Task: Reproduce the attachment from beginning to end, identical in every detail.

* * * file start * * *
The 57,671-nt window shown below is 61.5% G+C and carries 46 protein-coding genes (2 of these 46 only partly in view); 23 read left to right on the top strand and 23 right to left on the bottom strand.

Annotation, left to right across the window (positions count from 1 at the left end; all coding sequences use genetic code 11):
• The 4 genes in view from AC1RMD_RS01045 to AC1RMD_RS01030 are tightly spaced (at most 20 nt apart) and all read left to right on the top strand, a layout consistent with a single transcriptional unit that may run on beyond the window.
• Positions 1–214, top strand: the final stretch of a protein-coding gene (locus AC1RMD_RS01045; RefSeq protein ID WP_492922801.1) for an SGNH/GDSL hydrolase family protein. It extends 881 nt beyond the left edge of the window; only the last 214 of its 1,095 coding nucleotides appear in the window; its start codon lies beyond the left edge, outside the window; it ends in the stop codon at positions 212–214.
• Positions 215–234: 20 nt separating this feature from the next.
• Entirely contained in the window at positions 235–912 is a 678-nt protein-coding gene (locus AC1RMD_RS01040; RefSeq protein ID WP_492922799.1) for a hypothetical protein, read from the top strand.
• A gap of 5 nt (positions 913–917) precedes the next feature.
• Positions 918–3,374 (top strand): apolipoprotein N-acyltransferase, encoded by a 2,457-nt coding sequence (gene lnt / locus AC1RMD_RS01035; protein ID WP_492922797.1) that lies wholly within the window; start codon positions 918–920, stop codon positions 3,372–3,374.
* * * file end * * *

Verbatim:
The 57,671-nt window shown below is 61.5% G+C and carries 46 protein-coding genes (2 of these 46 only partly in view); 23 read left to right on the top strand and 23 right to left on the bottom strand.

Annotation, left to right across the window (positions count from 1 at the left end; all coding sequences use genetic code 11):
• The 4 genes in view from AC1RMD_RS01045 to AC1RMD_RS01030 are tightly spaced (at most 20 nt apart) and all read left to right on the top strand, a layout consistent with a single transcriptional unit that may run on beyond the window.
• Positions 1–214, top strand: the final stretch of a protein-coding gene (locus AC1RMD_RS01045; RefSeq protein ID WP_492922801.1) for an SGNH/GDSL hydrolase family protein. It extends 881 nt beyond the left edge of the window; only the last 214 of its 1,095 coding nucleotides appear in the window; its start codon lies beyond the left edge, outside the window; it ends in the stop codon at positions 212–214.
• Positions 215–234: 20 nt separating this feature from the next.
• Entirely contained in the window at positions 235–912 is a 678-nt protein-coding gene (locus AC1RMD_RS01040; RefSeq protein ID WP_492922799.1) for a hypothetical protein, read from the top strand.
• A gap of 5 nt (positions 913–917) precedes the next feature.
• Positions 918–3,374 (top strand): apolipoprotein N-acyltransferase, encoded by a 2,457-nt coding sequence (gene lnt / locus AC1RMD_RS01035; protein ID WP_492922797.1) that lies wholly within the window; start codon positions 918–920, stop codon positions 3,372–3,374.